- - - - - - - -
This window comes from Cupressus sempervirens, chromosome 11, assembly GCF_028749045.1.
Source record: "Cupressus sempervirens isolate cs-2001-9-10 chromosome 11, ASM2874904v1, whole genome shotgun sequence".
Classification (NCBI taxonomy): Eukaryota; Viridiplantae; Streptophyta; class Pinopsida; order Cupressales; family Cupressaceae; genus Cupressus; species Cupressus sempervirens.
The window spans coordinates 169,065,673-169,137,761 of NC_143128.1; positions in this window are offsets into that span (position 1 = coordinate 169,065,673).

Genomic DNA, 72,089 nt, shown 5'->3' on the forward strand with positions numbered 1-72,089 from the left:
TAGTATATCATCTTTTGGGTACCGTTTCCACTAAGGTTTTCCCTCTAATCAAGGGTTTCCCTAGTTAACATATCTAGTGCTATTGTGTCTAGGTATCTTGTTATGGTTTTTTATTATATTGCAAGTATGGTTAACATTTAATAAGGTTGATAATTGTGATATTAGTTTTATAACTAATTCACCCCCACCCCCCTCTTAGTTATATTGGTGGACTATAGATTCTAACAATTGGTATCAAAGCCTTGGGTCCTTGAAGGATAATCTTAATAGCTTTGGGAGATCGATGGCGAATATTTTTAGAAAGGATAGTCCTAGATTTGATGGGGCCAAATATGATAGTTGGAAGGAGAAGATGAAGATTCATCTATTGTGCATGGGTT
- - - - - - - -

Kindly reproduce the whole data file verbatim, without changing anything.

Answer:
This window comes from Cupressus sempervirens, chromosome 11, assembly GCF_028749045.1.
Source record: "Cupressus sempervirens isolate cs-2001-9-10 chromosome 11, ASM2874904v1, whole genome shotgun sequence".
Classification (NCBI taxonomy): Eukaryota; Viridiplantae; Streptophyta; class Pinopsida; order Cupressales; family Cupressaceae; genus Cupressus; species Cupressus sempervirens.
The window spans coordinates 169,065,673-169,137,761 of NC_143128.1; positions in this window are offsets into that span (position 1 = coordinate 169,065,673).

Genomic DNA, 72,089 nt, shown 5'->3' on the forward strand with positions numbered 1-72,089 from the left:
TAGTATATCATCTTTTGGGTACCGTTTCCACTAAGGTTTTCCCTCTAATCAAGGGTTTCCCTAGTTAACATATCTAGTGCTATTGTGTCTAGGTATCTTGTTATGGTTTTTTATTATATTGCAAGTATGGTTAACATTTAATAAGGTTGATAATTGTGATATTAGTTTTATAACTAATTCACCCCCACCCCCCTCTTAGTTATATTGGTGGACTATAGATTCTAACAATTGGTATCAAAGCCTTGGGTCCTTGAAGGATAATCTTAATAGCTTTGGGAGATCGATGGCGAATATTTTTAGAAAGGATAGTCCTAGATTTGATGGGGCCAAATATGATAGTTGGAAGGAGAAGATGAAGATTCATCTATTGTGCATGGGTT